These St. Thomas Men Who Were There
Know the Value of Blood Serum…
Captain Wynne Baldwin:
Captain Baldwin, son of Mr. and Mrs. George M. Baldwin, 54 Roseberry Place, St. Thomas, knows what blood serum means to gravely wounded men on the battlefields. Captain Baldwin was invalided home last September from very critical head and face wounds suffered on the Orne River in the most critical period of the invasion [D-Day invasion], when British regiments bore the brunt of the fighting for many days and weeks.
Again, he learned what serum made from blood donated by humanitarian Canadians means to men who are on the borderline between life and death; men who have lost much of their own blood and are in bad condition from shock.
Captain Baldwin was wounded twice. The first time he lay in a trench for days and received front-line medical attention, including precious blood serum. The second time, he recovered consciousness in a British hospital two weeks after sustaining shrapnel wounds that cost him the sight of one eye and serious face injuries.
Blood serum was in daily use in the hospital where Captain Baldwin underwent plastic surgical operations and on the hospital ship that brought him back to Canada. The greatest fear on the ship was that supplies of serum would run short.
Captain Jack Jennings:
Captain Jennings, son of Mr. and Mrs. W.A. Jennings, 67 St. George Street, served in various parts of the world with the Canada-U.S.A. paratroopers [the infamous Devil's Brigade]. He was seriously wounded last June while the unit he commanded was going into Rome, the first troops to enter. His wounds resulted in the loss of his right leg and serious injuries to his left leg and to his chest. He received in all seven units of blood plasma and blood serum – life-saving plasma and serum.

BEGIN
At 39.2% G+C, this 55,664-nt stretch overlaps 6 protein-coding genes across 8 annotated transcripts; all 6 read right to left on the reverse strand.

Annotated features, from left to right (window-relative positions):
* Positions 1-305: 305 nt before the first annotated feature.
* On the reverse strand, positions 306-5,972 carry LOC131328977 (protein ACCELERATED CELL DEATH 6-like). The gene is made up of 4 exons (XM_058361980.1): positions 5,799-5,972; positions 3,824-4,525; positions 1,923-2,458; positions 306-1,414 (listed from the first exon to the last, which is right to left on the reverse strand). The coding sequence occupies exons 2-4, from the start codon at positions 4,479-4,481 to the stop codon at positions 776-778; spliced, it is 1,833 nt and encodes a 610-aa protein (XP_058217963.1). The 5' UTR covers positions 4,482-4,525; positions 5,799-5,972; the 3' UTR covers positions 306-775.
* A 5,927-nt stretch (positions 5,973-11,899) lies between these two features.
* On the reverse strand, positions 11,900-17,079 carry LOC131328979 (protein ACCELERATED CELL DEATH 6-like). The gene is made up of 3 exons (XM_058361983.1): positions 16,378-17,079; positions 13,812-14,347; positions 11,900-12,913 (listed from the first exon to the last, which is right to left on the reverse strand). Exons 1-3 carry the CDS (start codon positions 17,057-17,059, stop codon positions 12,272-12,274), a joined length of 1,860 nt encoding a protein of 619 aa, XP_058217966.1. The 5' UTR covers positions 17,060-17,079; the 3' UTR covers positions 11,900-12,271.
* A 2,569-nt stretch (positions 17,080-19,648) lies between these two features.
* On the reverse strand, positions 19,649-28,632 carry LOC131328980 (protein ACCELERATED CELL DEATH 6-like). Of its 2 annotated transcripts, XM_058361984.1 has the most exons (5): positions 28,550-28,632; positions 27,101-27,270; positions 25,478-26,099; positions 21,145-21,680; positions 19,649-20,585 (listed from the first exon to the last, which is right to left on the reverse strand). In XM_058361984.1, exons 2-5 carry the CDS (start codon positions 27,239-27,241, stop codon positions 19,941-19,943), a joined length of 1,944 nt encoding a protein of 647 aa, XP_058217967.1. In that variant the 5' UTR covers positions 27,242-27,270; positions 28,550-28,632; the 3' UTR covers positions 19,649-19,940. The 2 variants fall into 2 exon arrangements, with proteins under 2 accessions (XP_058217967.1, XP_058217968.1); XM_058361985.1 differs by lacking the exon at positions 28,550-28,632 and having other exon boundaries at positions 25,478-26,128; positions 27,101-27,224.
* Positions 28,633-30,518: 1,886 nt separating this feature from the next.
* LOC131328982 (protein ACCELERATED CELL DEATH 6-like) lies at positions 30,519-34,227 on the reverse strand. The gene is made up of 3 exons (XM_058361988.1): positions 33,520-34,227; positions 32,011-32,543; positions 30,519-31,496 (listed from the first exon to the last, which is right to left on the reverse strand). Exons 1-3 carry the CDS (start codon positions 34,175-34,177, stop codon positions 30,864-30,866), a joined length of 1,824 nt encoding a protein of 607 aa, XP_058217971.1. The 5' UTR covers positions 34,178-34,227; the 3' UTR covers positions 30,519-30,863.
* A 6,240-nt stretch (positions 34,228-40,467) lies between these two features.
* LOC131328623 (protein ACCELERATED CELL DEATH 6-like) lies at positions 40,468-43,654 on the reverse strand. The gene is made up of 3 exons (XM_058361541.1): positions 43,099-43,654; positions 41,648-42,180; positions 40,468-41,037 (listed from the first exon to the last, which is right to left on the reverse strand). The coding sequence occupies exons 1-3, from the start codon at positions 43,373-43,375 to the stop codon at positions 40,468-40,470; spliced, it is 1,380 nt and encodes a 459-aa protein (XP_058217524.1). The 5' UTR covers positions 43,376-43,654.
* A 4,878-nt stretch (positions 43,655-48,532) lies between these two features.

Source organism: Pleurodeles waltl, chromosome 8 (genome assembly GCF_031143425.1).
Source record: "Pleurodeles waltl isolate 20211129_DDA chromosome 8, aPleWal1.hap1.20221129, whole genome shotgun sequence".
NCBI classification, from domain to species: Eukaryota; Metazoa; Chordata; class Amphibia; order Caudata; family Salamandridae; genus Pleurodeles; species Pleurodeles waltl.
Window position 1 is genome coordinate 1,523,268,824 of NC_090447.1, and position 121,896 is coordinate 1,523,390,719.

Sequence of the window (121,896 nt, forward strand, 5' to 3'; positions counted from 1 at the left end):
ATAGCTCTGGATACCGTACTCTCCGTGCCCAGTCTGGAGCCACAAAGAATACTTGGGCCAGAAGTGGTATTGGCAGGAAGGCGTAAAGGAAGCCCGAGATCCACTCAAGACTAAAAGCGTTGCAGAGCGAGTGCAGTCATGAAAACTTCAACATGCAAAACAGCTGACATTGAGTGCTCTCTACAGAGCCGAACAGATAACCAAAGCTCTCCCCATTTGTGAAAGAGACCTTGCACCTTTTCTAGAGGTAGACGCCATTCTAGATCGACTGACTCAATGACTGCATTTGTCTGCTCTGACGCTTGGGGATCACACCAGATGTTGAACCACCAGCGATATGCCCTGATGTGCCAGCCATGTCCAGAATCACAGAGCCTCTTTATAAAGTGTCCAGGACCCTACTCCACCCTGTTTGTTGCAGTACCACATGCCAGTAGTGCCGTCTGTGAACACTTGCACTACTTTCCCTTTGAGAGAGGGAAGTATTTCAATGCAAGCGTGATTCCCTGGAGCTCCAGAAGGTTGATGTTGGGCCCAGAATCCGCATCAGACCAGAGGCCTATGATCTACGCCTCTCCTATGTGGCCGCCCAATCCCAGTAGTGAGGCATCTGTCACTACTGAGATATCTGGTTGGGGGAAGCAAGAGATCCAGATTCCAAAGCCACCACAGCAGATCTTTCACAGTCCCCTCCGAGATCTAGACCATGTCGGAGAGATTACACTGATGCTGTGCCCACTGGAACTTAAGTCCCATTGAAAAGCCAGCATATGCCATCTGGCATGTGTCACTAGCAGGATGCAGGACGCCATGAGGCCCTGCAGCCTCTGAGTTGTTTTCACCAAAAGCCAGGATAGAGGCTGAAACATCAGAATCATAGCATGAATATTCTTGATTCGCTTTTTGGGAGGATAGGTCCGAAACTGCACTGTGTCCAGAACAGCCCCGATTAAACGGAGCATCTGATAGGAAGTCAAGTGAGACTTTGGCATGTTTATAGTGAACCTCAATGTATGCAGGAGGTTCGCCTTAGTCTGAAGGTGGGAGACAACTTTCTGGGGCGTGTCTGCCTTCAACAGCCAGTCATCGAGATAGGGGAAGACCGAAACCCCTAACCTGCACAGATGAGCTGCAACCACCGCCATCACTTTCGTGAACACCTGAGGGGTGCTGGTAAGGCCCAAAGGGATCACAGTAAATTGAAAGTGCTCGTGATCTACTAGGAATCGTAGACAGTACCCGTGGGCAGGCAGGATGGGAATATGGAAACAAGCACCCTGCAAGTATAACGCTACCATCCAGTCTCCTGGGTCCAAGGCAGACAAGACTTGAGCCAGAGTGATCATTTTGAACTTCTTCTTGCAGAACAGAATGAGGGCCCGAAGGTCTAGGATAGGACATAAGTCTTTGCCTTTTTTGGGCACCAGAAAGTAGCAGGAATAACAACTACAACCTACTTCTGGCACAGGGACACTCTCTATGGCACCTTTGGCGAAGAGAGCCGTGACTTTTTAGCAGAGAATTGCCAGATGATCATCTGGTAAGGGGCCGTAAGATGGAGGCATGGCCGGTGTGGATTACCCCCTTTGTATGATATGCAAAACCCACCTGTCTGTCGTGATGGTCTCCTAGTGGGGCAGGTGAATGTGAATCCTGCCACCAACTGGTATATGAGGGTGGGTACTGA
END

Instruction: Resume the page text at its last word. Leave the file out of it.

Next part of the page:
“There is no question about the value of blood serum. Blood serum sent overseas from Canada and given by patriotic Canadians is saving thousands of lives.
Corporal Frank Oke:
Corporal Oke is a veteran of the D-Day invasion. A former member of the Elgins, he was with his regiment, the Hussars of London, in Normandy, when his fighting was cut short on July 25, his tank receiving a direct hit. He received attention fifteen minutes after being hit and is sure this saved his life, but he lost his left leg.
“The Army Medical Corps,” he said, “got right up into the front line with no protection but a little Red Cross band.” While waiting for them to come, he took out a handkerchief and applied a tourniquet to his leg, he said, but at that he lost a lot of blood and required six transfusions. “The blood transfusions have saved lots and lots of lives,” in his opinion. Corporal Oke returned to Canada early in December on the hospital ship Letitia.
His parents, Mr. and Mrs. Roy Oke, reside at 34 Horton Street [St. Thomas, Ontario]. He and his wife, formerly of 29 Miller Street, [St. Thomas, Ontario] are at present in Windsor.